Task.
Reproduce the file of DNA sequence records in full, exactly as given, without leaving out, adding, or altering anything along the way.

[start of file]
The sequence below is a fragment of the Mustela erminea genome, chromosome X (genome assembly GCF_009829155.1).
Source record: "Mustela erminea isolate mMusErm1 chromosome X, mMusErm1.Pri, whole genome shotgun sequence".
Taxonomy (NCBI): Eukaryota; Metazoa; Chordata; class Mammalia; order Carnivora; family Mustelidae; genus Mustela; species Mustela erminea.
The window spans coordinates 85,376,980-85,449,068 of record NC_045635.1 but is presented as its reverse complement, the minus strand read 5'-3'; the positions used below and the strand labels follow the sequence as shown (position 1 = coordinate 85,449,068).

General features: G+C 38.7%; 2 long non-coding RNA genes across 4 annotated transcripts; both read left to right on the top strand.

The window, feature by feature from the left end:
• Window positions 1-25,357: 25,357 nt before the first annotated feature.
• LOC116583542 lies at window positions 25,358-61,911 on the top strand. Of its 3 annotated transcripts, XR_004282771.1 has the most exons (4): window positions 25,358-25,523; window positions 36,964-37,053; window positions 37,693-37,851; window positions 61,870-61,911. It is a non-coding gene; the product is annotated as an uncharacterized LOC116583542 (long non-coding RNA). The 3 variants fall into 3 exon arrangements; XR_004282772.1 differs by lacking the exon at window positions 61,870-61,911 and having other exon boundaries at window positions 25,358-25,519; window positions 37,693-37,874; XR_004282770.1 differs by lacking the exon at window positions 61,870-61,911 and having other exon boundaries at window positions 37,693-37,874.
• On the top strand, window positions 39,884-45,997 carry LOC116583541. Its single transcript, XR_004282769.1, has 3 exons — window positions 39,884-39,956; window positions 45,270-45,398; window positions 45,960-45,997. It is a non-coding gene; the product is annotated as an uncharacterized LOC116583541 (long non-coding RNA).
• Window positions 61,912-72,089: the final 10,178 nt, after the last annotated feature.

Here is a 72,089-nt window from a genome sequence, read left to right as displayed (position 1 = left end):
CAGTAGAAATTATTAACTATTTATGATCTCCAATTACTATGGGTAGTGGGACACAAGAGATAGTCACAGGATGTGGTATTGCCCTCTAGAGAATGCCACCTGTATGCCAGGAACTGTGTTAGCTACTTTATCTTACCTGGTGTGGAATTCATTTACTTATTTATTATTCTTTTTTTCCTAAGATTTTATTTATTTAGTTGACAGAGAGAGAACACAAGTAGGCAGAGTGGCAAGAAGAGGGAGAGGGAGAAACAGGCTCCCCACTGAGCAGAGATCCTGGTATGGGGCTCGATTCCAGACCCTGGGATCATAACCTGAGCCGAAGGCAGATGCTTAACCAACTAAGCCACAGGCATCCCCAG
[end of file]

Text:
The sequence below is a fragment of the Mustela erminea genome, chromosome X (genome assembly GCF_009829155.1).
Source record: "Mustela erminea isolate mMusErm1 chromosome X, mMusErm1.Pri, whole genome shotgun sequence".
Taxonomy (NCBI): Eukaryota; Metazoa; Chordata; class Mammalia; order Carnivora; family Mustelidae; genus Mustela; species Mustela erminea.
The window spans coordinates 85,376,980-85,449,068 of record NC_045635.1 but is presented as its reverse complement, the minus strand read 5'-3'; the positions used below and the strand labels follow the sequence as shown (position 1 = coordinate 85,449,068).

General features: G+C 38.7%; 2 long non-coding RNA genes across 4 annotated transcripts; both read left to right on the top strand.

The window, feature by feature from the left end:
• Window positions 1-25,357: 25,357 nt before the first annotated feature.
• LOC116583542 lies at window positions 25,358-61,911 on the top strand. Of its 3 annotated transcripts, XR_004282771.1 has the most exons (4): window positions 25,358-25,523; window positions 36,964-37,053; window positions 37,693-37,851; window positions 61,870-61,911. It is a non-coding gene; the product is annotated as an uncharacterized LOC116583542 (long non-coding RNA). The 3 variants fall into 3 exon arrangements; XR_004282772.1 differs by lacking the exon at window positions 61,870-61,911 and having other exon boundaries at window positions 25,358-25,519; window positions 37,693-37,874; XR_004282770.1 differs by lacking the exon at window positions 61,870-61,911 and having other exon boundaries at window positions 37,693-37,874.
• On the top strand, window positions 39,884-45,997 carry LOC116583541. Its single transcript, XR_004282769.1, has 3 exons — window positions 39,884-39,956; window positions 45,270-45,398; window positions 45,960-45,997. It is a non-coding gene; the product is annotated as an uncharacterized LOC116583541 (long non-coding RNA).
• Window positions 61,912-72,089: the final 10,178 nt, after the last annotated feature.

Here is a 72,089-nt window from a genome sequence, read left to right as displayed (position 1 = left end):
CAGTAGAAATTATTAACTATTTATGATCTCCAATTACTATGGGTAGTGGGACACAAGAGATAGTCACAGGATGTGGTATTGCCCTCTAGAGAATGCCACCTGTATGCCAGGAACTGTGTTAGCTACTTTATCTTACCTGGTGTGGAATTCATTTACTTATTTATTATTCTTTTTTTCCTAAGATTTTATTTATTTAGTTGACAGAGAGAGAACACAAGTAGGCAGAGTGGCAAGAAGAGGGAGAGGGAGAAACAGGCTCCCCACTGAGCAGAGATCCTGGTATGGGGCTCGATTCCAGACCCTGGGATCATAACCTGAGCCGAAGGCAGATGCTTAACCAACTAAGCCACAGGCATCCCCAG